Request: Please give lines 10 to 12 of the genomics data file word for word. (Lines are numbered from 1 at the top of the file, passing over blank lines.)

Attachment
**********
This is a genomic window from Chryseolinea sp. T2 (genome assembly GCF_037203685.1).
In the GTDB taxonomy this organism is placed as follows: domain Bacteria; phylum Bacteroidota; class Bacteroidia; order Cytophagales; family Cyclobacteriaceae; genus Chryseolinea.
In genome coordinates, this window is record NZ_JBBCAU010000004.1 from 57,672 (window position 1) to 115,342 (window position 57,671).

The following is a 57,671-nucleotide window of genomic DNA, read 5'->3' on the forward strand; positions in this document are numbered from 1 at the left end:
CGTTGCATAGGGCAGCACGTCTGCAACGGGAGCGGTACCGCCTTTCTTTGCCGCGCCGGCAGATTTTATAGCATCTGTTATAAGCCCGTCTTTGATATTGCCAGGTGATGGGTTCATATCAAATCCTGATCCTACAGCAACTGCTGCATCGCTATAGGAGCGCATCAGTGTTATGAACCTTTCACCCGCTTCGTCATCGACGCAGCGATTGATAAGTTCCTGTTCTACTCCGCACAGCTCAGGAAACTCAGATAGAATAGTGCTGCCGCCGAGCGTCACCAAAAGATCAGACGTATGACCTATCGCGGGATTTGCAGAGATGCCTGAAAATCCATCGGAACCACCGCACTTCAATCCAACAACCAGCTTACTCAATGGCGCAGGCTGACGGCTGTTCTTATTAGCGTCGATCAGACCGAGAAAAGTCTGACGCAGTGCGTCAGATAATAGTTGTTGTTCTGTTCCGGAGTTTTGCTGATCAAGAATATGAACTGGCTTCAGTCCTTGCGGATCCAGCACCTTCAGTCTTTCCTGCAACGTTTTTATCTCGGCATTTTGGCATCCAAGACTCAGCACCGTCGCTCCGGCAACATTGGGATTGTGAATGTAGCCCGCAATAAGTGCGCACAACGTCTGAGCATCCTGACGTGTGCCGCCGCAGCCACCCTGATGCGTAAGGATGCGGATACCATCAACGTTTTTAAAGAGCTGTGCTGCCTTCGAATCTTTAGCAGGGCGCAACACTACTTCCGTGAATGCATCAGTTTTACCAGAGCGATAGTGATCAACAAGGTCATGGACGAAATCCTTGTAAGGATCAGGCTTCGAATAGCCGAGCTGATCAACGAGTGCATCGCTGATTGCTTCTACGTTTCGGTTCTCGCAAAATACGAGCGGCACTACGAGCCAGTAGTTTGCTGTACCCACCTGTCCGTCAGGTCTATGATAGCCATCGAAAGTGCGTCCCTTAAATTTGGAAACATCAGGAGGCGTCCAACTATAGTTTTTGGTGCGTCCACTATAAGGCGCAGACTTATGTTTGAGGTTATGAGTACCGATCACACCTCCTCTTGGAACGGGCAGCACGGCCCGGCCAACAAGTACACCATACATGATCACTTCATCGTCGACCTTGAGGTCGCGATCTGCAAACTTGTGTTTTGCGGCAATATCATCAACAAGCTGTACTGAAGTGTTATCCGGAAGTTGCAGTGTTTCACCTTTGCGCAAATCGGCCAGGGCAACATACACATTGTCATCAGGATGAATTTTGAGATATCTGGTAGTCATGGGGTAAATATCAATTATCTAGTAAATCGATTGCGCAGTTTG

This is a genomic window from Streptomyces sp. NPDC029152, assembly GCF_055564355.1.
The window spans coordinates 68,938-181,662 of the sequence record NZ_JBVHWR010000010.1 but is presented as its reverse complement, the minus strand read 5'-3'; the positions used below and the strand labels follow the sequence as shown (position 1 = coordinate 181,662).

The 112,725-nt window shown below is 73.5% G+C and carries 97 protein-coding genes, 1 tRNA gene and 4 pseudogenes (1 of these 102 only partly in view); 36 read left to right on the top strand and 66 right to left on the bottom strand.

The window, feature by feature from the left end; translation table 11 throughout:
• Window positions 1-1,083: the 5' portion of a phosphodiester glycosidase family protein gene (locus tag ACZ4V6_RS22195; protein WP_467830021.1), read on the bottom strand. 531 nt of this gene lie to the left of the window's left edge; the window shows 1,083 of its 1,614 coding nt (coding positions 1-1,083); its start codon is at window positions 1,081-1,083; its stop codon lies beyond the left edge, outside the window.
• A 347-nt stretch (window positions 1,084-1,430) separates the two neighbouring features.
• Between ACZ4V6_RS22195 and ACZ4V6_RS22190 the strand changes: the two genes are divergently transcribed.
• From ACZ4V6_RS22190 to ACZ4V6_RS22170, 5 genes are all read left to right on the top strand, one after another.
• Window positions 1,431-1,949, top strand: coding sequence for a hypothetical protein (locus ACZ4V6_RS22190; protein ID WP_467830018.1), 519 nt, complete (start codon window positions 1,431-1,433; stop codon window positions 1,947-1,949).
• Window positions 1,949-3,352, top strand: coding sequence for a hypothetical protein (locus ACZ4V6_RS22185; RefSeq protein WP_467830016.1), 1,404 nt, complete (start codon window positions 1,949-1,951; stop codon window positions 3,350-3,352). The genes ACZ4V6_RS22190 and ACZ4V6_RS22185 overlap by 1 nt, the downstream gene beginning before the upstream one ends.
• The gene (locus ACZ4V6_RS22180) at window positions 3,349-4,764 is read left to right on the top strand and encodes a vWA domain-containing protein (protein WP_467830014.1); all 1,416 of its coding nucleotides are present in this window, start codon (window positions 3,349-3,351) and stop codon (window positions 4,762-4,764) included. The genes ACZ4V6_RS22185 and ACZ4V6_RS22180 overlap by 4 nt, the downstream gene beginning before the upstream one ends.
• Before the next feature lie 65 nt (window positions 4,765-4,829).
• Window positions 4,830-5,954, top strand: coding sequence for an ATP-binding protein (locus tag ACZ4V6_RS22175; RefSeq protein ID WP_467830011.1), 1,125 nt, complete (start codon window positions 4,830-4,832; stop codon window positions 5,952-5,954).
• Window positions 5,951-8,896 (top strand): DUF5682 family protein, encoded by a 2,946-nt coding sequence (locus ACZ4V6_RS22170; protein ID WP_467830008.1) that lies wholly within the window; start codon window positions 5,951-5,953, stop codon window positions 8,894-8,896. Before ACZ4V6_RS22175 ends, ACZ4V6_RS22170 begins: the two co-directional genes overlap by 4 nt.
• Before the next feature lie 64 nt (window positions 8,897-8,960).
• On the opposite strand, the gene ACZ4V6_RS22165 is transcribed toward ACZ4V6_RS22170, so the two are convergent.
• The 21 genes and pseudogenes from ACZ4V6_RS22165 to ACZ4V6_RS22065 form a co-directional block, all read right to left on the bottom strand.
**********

• Window positions 1-1,083: the 5' portion of a phosphodiester glycosidase family protein gene (locus tag ACZ4V6_RS22195; protein WP_467830021.1), read on the bottom strand. 531 nt of this gene lie to the left of the window's left edge; the window shows 1,083 of its 1,614 coding nt (coding positions 1-1,083); its start codon is at window positions 1,081-1,083; its stop codon lies beyond the left edge, outside the window.
• A 347-nt stretch (window positions 1,084-1,430) separates the two neighbouring features.
• Between ACZ4V6_RS22195 and ACZ4V6_RS22190 the strand changes: the two genes are divergently transcribed.